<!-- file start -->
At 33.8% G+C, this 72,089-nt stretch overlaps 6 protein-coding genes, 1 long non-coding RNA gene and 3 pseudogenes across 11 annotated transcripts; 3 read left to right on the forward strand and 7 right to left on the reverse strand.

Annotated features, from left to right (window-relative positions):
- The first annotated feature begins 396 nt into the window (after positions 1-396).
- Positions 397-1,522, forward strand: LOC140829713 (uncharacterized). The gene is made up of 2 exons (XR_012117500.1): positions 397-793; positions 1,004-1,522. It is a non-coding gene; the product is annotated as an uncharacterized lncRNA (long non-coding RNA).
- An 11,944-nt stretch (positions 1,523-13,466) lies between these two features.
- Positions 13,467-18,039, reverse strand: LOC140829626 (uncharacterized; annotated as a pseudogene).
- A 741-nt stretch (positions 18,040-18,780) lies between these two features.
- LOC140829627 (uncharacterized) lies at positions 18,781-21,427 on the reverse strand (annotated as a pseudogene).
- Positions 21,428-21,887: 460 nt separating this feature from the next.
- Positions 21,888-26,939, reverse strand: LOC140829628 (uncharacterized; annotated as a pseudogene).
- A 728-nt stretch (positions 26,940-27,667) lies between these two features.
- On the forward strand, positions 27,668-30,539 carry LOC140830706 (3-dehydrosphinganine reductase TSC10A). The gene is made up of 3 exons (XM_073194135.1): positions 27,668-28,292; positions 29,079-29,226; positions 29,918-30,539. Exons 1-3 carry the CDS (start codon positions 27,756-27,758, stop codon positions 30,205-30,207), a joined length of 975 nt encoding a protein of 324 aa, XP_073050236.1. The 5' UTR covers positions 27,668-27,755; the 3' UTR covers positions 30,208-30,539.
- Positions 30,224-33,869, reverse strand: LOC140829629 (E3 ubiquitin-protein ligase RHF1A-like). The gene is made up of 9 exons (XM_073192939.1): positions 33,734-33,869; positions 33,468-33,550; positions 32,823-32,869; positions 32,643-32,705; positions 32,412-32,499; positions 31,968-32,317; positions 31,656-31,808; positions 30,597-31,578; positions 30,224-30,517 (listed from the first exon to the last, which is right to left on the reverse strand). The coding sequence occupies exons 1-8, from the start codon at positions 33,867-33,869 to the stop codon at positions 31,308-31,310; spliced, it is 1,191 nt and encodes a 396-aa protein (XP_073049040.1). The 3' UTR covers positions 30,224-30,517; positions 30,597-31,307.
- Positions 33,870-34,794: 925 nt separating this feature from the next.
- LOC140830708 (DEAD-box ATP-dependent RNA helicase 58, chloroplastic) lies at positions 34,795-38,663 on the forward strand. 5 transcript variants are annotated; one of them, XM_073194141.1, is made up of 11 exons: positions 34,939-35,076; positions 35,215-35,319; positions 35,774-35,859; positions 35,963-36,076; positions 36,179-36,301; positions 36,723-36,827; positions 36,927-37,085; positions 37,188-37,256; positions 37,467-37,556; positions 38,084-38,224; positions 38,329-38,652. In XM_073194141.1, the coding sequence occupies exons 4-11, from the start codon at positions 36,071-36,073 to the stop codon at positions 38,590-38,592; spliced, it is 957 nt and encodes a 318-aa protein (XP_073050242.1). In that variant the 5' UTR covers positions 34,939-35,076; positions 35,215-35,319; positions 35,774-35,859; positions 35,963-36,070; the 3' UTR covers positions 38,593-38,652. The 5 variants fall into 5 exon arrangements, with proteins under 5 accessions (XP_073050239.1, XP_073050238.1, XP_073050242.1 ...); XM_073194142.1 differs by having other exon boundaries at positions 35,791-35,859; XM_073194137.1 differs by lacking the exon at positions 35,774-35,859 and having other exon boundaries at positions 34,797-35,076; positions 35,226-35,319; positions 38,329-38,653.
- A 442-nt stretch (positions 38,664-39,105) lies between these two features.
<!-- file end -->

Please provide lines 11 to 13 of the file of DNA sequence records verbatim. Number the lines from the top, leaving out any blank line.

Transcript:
- A 728-nt stretch (positions 26,940-27,667) lies between these two features.
- On the forward strand, positions 27,668-30,539 carry LOC140830706 (3-dehydrosphinganine reductase TSC10A). The gene is made up of 3 exons (XM_073194135.1): positions 27,668-28,292; positions 29,079-29,226; positions 29,918-30,539. Exons 1-3 carry the CDS (start codon positions 27,756-27,758, stop codon positions 30,205-30,207), a joined length of 975 nt encoding a protein of 324 aa, XP_073050236.1. The 5' UTR covers positions 27,668-27,755; the 3' UTR covers positions 30,208-30,539.
- Positions 30,224-33,869, reverse strand: LOC140829629 (E3 ubiquitin-protein ligase RHF1A-like). The gene is made up of 9 exons (XM_073192939.1): positions 33,734-33,869; positions 33,468-33,550; positions 32,823-32,869; positions 32,643-32,705; positions 32,412-32,499; positions 31,968-32,317; positions 31,656-31,808; positions 30,597-31,578; positions 30,224-30,517 (listed from the first exon to the last, which is right to left on the reverse strand). The coding sequence occupies exons 1-8, from the start codon at positions 33,867-33,869 to the stop codon at positions 31,308-31,310; spliced, it is 1,191 nt and encodes a 396-aa protein (XP_073049040.1). The 3' UTR covers positions 30,224-30,517; positions 30,597-31,307.